While Porsche competes in the realm of super-fast electric vehicles with its Taycan Turbo S, that battery-electric car doesn’t have a turbo, or even an engine, for that matter. But it does have a sibling in the Porsche family with a 640-horsepower twin-turbo engine for real: the 911 Turbo S. Boosted with even more power two years ago, the 911 Turbo S delivers breathtaking acceleration, tenacious road-and-track handling, and top luxury in coupe and Cabriolet (convertible) styles, starting around $230,000.
While EVs may grab headlines with their acceleration performance, the latest gas/electric hybrid supercars throw down the gauntlet with some track-burning speed and excitement. The early tests of the Ferrari 296 GTB and Lamborghini Revuelto show that, with a little help from electrons, cars with roaring engines can still melt the asphalt … and blow their drivers’ minds. Though far apart from each other in price, the Ferrari and Lambo make the same emphatic point about the still-thrilling potential available from cars with pistons and pipes.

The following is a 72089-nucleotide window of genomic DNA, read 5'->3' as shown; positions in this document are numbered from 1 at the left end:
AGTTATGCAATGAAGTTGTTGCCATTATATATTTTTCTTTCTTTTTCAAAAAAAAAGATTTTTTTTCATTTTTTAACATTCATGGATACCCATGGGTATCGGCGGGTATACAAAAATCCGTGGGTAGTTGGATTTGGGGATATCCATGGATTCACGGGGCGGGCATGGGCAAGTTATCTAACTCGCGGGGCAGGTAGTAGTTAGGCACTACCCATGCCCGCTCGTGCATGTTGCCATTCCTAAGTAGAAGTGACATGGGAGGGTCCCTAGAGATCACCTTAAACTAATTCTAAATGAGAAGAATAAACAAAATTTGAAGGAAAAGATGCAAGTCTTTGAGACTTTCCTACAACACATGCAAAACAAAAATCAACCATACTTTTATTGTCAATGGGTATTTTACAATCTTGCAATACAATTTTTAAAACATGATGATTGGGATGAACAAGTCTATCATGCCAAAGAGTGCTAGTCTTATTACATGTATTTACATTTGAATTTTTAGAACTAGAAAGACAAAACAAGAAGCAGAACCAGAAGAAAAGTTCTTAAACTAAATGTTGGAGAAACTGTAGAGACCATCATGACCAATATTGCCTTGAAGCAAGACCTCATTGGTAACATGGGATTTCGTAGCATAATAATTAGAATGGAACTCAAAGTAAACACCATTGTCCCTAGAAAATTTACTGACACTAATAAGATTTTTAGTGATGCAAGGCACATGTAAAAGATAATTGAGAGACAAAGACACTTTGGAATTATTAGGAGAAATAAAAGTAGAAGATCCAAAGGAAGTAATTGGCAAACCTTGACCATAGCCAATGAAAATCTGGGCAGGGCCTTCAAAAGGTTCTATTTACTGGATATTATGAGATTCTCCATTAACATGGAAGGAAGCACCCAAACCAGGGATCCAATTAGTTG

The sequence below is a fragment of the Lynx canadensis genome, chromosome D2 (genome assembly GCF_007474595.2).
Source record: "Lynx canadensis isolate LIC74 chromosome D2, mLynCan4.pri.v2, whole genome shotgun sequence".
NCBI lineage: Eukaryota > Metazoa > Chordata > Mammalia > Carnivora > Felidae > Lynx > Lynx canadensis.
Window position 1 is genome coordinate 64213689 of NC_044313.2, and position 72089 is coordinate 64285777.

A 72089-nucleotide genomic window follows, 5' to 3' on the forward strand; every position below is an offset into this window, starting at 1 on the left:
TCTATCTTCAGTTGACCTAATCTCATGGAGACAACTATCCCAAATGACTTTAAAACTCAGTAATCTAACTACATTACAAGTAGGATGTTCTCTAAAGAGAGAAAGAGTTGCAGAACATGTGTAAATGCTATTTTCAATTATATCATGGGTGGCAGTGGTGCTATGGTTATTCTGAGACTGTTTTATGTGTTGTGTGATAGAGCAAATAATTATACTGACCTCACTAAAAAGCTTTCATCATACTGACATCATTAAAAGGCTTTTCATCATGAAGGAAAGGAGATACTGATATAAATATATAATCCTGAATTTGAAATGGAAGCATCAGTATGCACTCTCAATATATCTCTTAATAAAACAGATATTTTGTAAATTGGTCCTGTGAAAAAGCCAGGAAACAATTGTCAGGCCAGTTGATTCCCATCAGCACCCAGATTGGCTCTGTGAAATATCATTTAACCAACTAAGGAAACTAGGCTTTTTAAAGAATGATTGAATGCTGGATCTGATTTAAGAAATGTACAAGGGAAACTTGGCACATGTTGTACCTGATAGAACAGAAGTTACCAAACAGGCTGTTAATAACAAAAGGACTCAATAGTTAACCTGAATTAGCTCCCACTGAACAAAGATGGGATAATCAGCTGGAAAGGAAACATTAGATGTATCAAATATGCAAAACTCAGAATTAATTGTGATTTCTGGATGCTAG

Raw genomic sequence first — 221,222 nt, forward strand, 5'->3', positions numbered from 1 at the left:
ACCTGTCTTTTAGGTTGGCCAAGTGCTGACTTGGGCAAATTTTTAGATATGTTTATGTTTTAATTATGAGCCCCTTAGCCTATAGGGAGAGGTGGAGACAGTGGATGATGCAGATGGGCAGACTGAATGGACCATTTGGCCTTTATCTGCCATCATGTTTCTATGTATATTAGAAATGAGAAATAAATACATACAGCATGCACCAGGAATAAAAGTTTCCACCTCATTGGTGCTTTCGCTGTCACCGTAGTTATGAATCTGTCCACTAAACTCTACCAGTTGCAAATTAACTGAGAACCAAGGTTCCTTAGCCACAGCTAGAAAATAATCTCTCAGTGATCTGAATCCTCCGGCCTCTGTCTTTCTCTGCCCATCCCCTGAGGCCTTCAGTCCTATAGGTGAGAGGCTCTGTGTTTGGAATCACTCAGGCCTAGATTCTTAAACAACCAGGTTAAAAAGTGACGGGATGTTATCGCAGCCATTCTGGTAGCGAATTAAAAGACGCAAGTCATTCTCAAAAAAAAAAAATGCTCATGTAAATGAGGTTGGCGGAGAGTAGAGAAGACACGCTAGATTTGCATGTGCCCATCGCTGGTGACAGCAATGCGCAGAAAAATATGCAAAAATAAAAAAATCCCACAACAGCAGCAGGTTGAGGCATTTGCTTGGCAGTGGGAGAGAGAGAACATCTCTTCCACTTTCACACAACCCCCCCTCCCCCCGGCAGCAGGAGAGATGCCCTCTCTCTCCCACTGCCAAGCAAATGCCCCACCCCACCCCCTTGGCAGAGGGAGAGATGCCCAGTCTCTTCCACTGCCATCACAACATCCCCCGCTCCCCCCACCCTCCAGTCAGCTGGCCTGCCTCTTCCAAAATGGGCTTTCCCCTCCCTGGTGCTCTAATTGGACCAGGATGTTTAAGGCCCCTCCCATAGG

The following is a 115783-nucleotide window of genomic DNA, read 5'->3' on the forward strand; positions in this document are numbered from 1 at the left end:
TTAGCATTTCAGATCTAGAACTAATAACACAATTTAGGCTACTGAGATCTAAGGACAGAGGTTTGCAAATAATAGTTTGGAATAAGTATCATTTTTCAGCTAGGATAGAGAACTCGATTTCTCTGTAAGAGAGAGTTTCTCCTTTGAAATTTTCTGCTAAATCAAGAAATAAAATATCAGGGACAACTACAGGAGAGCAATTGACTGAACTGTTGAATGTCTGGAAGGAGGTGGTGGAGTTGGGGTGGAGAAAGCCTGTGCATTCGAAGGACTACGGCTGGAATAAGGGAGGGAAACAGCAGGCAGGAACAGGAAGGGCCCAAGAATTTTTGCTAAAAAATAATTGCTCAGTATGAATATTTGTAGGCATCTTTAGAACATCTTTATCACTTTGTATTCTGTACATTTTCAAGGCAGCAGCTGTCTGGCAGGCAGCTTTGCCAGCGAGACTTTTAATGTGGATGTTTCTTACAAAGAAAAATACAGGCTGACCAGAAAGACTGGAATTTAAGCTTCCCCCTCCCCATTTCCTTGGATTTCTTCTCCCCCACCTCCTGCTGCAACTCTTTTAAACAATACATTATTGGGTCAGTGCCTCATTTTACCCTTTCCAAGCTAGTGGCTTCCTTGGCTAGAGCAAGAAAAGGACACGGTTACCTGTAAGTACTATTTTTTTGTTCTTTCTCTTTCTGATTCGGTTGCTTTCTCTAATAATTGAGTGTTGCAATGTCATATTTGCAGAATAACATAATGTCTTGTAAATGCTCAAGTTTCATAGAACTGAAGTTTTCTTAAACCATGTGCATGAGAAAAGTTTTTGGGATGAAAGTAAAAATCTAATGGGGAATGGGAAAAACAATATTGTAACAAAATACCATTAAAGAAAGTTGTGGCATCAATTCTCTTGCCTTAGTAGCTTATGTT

The Corvette is going electric! This fall, customers start taking delivery of the quickest Corvette ever, the E-Ray hybrid. Combining combustion and electric power, the E-Ray is designed to deliver the ultimate street Corvette experience. Just as the 2020 mid-engine Sting Ray realized a Corvette layout first promised more than 50 years ago, the E-Ray’s all-wheel drive delivers on legendary Corvette engineer Zora Arkus-Duntov’s vision and experiments with all-wheel grip for the Vette even before that. The E-Ray is available in coupe and convertible models, starting around $105,000. A full electro-Vette is in the pipeline, too.